Jewellery, watches and other valuable gifts, usually popular with mainland visitors, plunged by 20.3 per cent. Photo: Felix Wong

Update | Hong Kong retail figures ring up worst quarterly performance since 1999

But government figures reveal pace of sales slump slowed in March compared to previous two months as tourist numbers rebound

Hong Kong’s retail business has taken a severe beating, with first-quarter sales plunging 12.5 per cent in a worrying reflection of the economic impact of mainland visitors spending less.

It was the poorest first-quarter performance since 1999, when a 13.8 per cent nosedive was recorded, and the worst may be yet to come.

However, the pace of the retail market slump slowed last month, as the 9.8 per cent plunge in March was less precipitous than in January and February, when sales contracted 13.6 per cent year on year.

Retailers suspect they haven’t hit the bottom yet, despite better-than-expected mainland tourist arrivals during the “golden week” national holiday. The number of visitors from across the border climbed 7.1 per cent compared with the three-day break last year.

Some retailers reported ­improved sales in early May, Hong Kong Retail Management Association chairman Thomson Cheng Wai-hung said on Thursday, but it would take time to tell if the unexpected recovery was a one-off or could continue.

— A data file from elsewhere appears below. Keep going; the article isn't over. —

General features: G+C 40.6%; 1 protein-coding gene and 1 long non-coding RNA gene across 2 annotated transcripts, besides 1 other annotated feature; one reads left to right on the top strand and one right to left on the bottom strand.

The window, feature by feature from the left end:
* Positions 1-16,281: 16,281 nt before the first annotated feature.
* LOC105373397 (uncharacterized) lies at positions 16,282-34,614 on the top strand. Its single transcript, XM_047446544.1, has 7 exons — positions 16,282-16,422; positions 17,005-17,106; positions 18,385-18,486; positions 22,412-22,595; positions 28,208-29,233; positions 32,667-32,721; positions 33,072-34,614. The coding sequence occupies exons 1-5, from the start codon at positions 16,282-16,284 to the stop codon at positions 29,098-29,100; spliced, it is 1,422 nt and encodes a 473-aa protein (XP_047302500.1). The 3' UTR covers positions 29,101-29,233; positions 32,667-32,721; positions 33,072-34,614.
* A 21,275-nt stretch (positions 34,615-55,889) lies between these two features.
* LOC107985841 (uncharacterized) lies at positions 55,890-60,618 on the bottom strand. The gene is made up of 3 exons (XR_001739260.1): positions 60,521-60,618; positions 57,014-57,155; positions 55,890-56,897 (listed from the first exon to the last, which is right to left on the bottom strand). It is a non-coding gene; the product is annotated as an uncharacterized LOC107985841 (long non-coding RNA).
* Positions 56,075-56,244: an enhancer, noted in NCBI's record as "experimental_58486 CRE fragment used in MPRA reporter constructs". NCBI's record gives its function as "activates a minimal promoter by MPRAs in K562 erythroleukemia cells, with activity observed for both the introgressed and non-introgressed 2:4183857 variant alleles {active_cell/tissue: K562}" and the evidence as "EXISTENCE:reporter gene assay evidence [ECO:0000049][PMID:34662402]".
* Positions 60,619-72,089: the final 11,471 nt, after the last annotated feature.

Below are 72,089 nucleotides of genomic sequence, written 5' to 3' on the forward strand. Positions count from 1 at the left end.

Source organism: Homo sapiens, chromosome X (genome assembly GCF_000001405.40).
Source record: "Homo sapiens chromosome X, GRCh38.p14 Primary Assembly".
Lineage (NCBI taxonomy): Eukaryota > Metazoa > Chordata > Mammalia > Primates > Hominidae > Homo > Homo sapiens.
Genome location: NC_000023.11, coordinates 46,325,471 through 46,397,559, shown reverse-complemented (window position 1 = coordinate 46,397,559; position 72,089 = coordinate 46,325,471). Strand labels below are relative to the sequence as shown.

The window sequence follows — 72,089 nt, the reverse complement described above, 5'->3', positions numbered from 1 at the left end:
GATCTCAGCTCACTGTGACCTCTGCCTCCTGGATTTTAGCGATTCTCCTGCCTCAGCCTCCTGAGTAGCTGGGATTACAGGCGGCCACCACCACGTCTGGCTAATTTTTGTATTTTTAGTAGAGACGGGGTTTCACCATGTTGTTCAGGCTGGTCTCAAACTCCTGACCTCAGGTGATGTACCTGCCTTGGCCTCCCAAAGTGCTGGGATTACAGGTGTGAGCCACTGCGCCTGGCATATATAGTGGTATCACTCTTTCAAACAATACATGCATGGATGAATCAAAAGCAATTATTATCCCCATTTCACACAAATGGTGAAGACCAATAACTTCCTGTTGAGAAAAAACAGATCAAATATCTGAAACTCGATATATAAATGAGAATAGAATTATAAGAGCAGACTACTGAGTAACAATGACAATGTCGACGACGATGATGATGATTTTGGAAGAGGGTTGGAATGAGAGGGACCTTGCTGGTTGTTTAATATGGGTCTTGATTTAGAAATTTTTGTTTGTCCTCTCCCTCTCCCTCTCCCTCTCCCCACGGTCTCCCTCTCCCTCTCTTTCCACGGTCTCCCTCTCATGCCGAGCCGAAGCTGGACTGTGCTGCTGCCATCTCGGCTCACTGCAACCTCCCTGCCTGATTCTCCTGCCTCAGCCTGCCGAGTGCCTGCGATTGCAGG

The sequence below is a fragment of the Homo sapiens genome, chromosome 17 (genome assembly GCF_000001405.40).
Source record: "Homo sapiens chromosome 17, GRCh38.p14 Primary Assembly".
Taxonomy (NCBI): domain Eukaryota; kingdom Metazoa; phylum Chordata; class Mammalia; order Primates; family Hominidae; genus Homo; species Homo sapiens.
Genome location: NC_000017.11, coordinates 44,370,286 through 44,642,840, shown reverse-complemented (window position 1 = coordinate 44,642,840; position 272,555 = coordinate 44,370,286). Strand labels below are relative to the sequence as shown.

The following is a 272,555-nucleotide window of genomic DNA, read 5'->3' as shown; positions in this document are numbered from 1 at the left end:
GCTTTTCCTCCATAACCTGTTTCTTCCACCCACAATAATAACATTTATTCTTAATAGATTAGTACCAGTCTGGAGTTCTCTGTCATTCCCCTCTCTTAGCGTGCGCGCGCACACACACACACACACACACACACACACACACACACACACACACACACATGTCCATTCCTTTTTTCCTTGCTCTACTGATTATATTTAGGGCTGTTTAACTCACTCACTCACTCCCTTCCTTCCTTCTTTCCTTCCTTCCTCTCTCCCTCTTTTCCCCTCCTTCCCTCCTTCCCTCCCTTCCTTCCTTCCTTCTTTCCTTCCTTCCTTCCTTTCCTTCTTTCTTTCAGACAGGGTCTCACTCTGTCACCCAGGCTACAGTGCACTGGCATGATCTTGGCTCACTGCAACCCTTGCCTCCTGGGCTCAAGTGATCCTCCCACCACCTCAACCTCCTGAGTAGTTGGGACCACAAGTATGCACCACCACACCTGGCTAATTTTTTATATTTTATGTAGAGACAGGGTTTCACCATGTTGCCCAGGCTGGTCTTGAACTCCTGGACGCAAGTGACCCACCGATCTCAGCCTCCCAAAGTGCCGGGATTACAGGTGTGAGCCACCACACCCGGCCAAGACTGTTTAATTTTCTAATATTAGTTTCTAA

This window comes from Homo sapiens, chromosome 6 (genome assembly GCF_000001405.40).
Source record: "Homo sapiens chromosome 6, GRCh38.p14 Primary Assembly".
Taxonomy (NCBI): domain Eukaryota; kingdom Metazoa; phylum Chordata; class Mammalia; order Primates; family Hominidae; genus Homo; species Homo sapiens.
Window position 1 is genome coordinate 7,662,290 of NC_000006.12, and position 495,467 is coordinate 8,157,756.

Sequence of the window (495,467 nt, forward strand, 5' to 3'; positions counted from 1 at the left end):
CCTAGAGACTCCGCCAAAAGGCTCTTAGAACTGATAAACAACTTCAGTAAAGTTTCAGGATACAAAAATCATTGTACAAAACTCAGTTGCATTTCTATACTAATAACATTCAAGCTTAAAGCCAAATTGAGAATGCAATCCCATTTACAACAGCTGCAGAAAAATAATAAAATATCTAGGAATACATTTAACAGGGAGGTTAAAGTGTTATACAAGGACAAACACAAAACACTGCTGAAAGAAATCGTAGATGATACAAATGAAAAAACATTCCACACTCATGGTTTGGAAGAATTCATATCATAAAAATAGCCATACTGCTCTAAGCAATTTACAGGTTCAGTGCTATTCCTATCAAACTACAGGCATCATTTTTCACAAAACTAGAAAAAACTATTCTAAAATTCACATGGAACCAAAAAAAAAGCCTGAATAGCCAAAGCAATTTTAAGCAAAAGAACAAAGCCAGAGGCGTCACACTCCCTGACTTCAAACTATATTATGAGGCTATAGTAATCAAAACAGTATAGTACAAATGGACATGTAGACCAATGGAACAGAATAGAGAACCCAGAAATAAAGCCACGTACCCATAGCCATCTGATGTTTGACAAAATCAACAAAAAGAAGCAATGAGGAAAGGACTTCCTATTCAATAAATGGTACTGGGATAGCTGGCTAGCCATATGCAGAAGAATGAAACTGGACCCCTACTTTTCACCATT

Cheng noted the appreciation of the Japanese currency and the Kumamoto earthquake had prompted many mainland tourists to choose Hong Kong over Japan during the three-day break. But it was not enough to turn around the city’s year-long retail and tourism slump, he added.

Sign of the times – an empty shop in Causeway Bay. Photo: Felix Wong

“This year’s golden week was very special,” Cheng said. “I still can’t see much good news for the rest of the year.”

He expected full-year retail sales to drop 6 to 7 per cent.

Cheng said the improvement in overall tourist numbers may not be able to spur retail sales like a few years ago, as cash-rich mainlanders were no longer flocking to the city. “The time has gone,” he said.

Among the 21 retail categories surveyed by the government, 10 recorded growth in March – compared with just one in February.

The growth was led by medicines and cosmetics, which ­increased by 1.5 per cent over a year earlier, while sales of food, alcoholic drinks and tobacco ­improved 2.6 per cent. Chinese medicines and herbs expanded 4.4 per cent.

Jewellery, watches and other valuable gifts, usually popular with mainland visitors, plunged by 20.3 per cent. They were ­followed by apparel and commodities in department stores, declining 11 per cent and 5.4 per cent, respectively.

A government spokesman blamed the “weak” retails figures on inbound tourism. “The uncertain economic outlook and asset market consolidation conceivably also hurt local consumption sentiment,” he said.

Hong Kong also had a bad start in the second quarter as the purchasing managers’ index (PMI) showed operating conditions in the private sector worsened in April – at the fastest pace in eight months.

The PMI – which gauges the economic health of the city’s retail, construction, manufacturing and service sectors – slipped to 45.3 in April from 45.5 in March. A score below the 50-point threshold means contraction, while one above means expansion.

The latest reading indicates a 14th consecutive month of ­decline.

Markit economist Annabel Fiddes attributed the poor performance in April to a faster decline in total new business, which resulted in companies cutting costs.